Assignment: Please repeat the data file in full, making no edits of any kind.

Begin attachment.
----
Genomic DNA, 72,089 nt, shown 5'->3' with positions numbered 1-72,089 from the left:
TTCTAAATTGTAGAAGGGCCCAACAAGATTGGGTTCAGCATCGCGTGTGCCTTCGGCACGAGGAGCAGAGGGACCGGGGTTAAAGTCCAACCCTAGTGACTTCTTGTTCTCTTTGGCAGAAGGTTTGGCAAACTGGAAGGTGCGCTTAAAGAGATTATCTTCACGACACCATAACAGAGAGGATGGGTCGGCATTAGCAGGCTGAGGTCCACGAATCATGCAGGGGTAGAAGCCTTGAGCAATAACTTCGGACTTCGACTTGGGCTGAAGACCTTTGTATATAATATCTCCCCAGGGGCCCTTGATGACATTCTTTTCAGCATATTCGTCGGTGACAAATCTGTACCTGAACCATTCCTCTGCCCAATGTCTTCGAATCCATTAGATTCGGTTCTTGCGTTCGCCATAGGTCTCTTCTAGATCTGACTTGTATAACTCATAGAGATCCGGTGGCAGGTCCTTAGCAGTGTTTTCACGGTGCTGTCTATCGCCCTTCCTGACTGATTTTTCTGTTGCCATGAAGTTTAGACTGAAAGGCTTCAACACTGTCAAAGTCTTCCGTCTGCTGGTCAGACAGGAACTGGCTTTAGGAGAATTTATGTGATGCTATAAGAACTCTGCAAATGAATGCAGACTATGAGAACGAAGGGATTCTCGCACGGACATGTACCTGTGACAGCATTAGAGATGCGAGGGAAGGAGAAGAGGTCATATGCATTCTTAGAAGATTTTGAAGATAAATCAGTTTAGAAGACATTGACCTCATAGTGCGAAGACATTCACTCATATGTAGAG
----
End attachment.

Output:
Genomic DNA, 72,089 nt, shown 5'->3' with positions numbered 1-72,089 from the left:
TTCTAAATTGTAGAAGGGCCCAACAAGATTGGGTTCAGCATCGCGTGTGCCTTCGGCACGAGGAGCAGAGGGACCGGGGTTAAAGTCCAACCCTAGTGACTTCTTGTTCTCTTTGGCAGAAGGTTTGGCAAACTGGAAGGTGCGCTTAAAGAGATTATCTTCACGACACCATAACAGAGAGGATGGGTCGGCATTAGCAGGCTGAGGTCCACGAATCATGCAGGGGTAGAAGCCTTGAGCAATAACTTCGGACTTCGACTTGGGCTGAAGACCTTTGTATATAATATCTCCCCAGGGGCCCTTGATGACATTCTTTTCAGCATATTCGTCGGTGACAAATCTGTACCTGAACCATTCCTCTGCCCAATGTCTTCGAATCCATTAGATTCGGTTCTTGCGTTCGCCATAGGTCTCTTCTAGATCTGACTTGTATAACTCATAGAGATCCGGTGGCAGGTCCTTAGCAGTGTTTTCACGGTGCTGTCTATCGCCCTTCCTGACTGATTTTTCTGTTGCCATGAAGTTTAGACTGAAAGGCTTCAACACTGTCAAAGTCTTCCGTCTGCTGGTCAGACAGGAACTGGCTTTAGGAGAATTTATGTGATGCTATAAGAACTCTGCAAATGAATGCAGACTATGAGAACGAAGGGATTCTCGCACGGACATGTACCTGTGACAGCATTAGAGATGCGAGGGAAGGAGAAGAGGTCATATGCATTCTTAGAAGATTTTGAAGATAAATCAGTTTAGAAGACATTGACCTCATAGTGCGAAGACATTCACTCATATGTAGAG